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The Biden administration unveiled a new program Thursday that will allow citizen groups to sponsor refugees from around the world to live in the United States.
The program, called "Welcome Corps," was hailed by US Secretary of State Antony Blinken as "the boldest innovation in refugee resettlement in four decades."
Under the program, groups of at least five people can apply to sponsor refugees and help them acclimate to life in the US, with the help of a consortium of nonprofit resettlement organizations.
Sponsoring groups must raise a minimum of $2,275 per refugee, but will not be required to provide ongoing financial support to the refugees they sponsor.
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That initial amount goes to “provide initial support for refugees during their first three months in the country,” a senior State Department official said Thursday, noting that the money goes toward things like apartment security deposits. , clothing and furniture.
“The goal is for the refugees to become self-sufficient as quickly as possible,” the official said.
Julieta Valls Noyes, Assistant Secretary of State for Population, Refugees and Migration (PRM), said that the program requires groups of at least five people, instead of one person who can gather the minimum amount, because the work to help sponsored refugees is "far more than the average American can do" alone.
"It's not about money. It's about commitment. It's about community. It's about bringing people together and forming a group so that refugees have more than one person they can refer to and work with." he said at a State Department briefing on Thursday.
“It's a lot of work to sponsor a refugee: find schools, help them find affordable housing, enroll their children in school, help them find a job, show them where the pharmacy is, which bus to take.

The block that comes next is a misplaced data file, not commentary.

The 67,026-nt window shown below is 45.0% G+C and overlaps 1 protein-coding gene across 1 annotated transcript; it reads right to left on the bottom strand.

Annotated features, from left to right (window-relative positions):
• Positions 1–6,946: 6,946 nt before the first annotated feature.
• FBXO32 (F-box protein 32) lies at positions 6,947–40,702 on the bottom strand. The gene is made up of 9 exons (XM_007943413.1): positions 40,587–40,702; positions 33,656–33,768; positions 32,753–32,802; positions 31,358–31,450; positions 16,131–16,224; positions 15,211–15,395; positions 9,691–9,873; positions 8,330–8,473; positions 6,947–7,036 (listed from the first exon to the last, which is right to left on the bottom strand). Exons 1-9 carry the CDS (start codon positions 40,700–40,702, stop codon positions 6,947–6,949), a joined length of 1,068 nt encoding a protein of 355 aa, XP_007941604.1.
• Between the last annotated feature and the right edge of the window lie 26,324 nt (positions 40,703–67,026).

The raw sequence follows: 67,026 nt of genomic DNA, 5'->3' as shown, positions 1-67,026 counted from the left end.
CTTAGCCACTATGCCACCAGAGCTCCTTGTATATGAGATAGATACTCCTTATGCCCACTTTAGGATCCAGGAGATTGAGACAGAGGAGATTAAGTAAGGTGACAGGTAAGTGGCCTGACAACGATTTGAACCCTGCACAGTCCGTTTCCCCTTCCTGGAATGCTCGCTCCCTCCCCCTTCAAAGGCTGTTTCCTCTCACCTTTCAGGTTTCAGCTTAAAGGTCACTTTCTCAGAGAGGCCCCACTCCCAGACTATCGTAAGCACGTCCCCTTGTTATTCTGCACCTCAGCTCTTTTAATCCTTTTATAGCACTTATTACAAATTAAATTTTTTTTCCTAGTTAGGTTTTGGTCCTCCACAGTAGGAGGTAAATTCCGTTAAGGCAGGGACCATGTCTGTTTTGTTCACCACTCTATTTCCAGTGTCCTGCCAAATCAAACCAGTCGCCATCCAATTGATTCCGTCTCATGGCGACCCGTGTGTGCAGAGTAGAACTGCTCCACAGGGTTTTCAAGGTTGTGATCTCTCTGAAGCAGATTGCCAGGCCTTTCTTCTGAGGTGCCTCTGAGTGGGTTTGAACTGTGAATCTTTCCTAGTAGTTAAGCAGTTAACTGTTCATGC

It's so much more than the average American can do.
So we think that providing a group of five or more Americans is more likely to be successful,” Valls Noyes said.
She said the groups could be "from all walks of life, including community volunteers, civic and religious groups, veterans, diaspora communities, businesses, colleges, universities."
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The senior State Department official noted that “all refugees who receive support from private sponsors will be approved through the same exhaustive security vetting required for all refugees admitted to the United States.”
Sponsors will be vetted, vetted, and approved through the nonprofit consortium, which receives funding from the Department of State.
Sponsors will need to provide a detailed "welcome plan" outlining how they plan to welcome refugees and connect them with homes, jobs and schools.
“The consortium will also provide training to sponsors before they start their sponsorship” and will “communicate regularly” with sponsors and refugees, the official said.
“There are many, many checkpoints, many, many fail-safes, vetting, everything that is part of this program to prevent any abuse.
With that being said, I think we're very excited about the show;
We believe it will be very successful," they said.
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Refugee admissions to the US have plummeted in recent years after former President Donald Trump cut the refugee limit to record lows.
Although the Biden administration has raised the cap to 125,000 over the last two fiscal years, admissions last year and so far this year have been well below that.
“In the first year of the program, our goal is to mobilize at least 10,000 Americans to step up as private sponsors and offer a welcoming hand to at least 5,000 refugees from around the world,” Blinken said in a statement Thursday. .
The Welcome Corps program is different from other programs introduced by the Biden administration's Department of Homeland Security to allow people to sponsor refugees from Ukraine and Venezuela.
“In those programs, sponsors must demonstrate that they can financially support refugees during a two-year period of supervised release.
Welcome Corps, on the other hand, will allow private sponsors to support refugees of all nationalities who are being permanently resettled in the United States...and who ultimately can, and in many cases I am confident, will become United States citizens." said the senior State Department official.